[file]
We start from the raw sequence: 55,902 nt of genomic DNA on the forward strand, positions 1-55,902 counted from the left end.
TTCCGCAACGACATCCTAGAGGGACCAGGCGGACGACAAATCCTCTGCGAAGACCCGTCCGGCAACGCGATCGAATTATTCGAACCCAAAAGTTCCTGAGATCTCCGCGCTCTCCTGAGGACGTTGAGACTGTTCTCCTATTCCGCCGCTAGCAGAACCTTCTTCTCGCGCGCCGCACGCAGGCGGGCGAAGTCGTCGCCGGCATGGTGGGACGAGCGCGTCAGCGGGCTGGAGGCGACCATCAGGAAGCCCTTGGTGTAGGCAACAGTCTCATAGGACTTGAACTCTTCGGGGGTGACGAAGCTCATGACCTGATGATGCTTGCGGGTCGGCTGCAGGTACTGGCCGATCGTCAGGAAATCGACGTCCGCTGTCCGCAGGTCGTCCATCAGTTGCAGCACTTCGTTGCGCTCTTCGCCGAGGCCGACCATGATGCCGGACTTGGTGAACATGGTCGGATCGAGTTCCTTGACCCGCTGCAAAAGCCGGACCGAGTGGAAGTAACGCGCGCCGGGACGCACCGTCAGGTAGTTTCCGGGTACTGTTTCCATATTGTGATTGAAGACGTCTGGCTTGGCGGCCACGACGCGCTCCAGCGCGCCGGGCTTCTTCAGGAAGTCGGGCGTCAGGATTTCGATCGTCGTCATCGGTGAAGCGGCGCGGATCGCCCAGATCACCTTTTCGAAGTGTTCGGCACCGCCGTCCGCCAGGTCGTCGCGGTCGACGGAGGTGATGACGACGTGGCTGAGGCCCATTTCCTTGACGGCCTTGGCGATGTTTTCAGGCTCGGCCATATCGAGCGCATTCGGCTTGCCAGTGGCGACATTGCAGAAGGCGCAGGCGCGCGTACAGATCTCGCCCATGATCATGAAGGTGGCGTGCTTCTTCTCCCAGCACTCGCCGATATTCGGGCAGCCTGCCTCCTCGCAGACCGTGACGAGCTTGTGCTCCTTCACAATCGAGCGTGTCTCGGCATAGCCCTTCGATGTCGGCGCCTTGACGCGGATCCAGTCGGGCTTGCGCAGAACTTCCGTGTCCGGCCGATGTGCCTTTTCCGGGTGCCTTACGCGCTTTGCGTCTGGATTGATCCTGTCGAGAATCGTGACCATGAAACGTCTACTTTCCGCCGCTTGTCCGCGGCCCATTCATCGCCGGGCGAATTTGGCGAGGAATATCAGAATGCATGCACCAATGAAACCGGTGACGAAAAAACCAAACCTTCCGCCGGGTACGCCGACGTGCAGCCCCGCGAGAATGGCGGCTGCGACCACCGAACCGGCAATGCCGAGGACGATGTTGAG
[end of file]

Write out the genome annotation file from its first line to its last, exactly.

We start from the raw sequence: 55,902 nt of genomic DNA on the forward strand, positions 1-55,902 counted from the left end.
TTCCGCAACGACATCCTAGAGGGACCAGGCGGACGACAAATCCTCTGCGAAGACCCGTCCGGCAACGCGATCGAATTATTCGAACCCAAAAGTTCCTGAGATCTCCGCGCTCTCCTGAGGACGTTGAGACTGTTCTCCTATTCCGCCGCTAGCAGAACCTTCTTCTCGCGCGCCGCACGCAGGCGGGCGAAGTCGTCGCCGGCATGGTGGGACGAGCGCGTCAGCGGGCTGGAGGCGACCATCAGGAAGCCCTTGGTGTAGGCAACAGTCTCATAGGACTTGAACTCTTCGGGGGTGACGAAGCTCATGACCTGATGATGCTTGCGGGTCGGCTGCAGGTACTGGCCGATCGTCAGGAAATCGACGTCCGCTGTCCGCAGGTCGTCCATCAGTTGCAGCACTTCGTTGCGCTCTTCGCCGAGGCCGACCATGATGCCGGACTTGGTGAACATGGTCGGATCGAGTTCCTTGACCCGCTGCAAAAGCCGGACCGAGTGGAAGTAACGCGCGCCGGGACGCACCGTCAGGTAGTTTCCGGGTACTGTTTCCATATTGTGATTGAAGACGTCTGGCTTGGCGGCCACGACGCGCTCCAGCGCGCCGGGCTTCTTCAGGAAGTCGGGCGTCAGGATTTCGATCGTCGTCATCGGTGAAGCGGCGCGGATCGCCCAGATCACCTTTTCGAAGTGTTCGGCACCGCCGTCCGCCAGGTCGTCGCGGTCGACGGAGGTGATGACGACGTGGCTGAGGCCCATTTCCTTGACGGCCTTGGCGATGTTTTCAGGCTCGGCCATATCGAGCGCATTCGGCTTGCCAGTGGCGACATTGCAGAAGGCGCAGGCGCGCGTACAGATCTCGCCCATGATCATGAAGGTGGCGTGCTTCTTCTCCCAGCACTCGCCGATATTCGGGCAGCCTGCCTCCTCGCAGACCGTGACGAGCTTGTGCTCCTTCACAATCGAGCGTGTCTCGGCATAGCCCTTCGATGTCGGCGCCTTGACGCGGATCCAGTCGGGCTTGCGCAGAACTTCCGTGTCCGGCCGATGTGCCTTTTCCGGGTGCCTTACGCGCTTTGCGTCTGGATTGATCCTGTCGAGAATCGTGACCATGAAACGTCTACTTTCCGCCGCTTGTCCGCGGCCCATTCATCGCCGGGCGAATTTGGCGAGGAATATCAGAATGCATGCACCAATGAAACCGGTGACGAAAAAACCAAACCTTCCGCCGGGTACGCCGACGTGCAGCCCCGCGAGAATGGCGGCTGCGACCACCGAACCGGCAATGCCGAGGACGATGTTGAG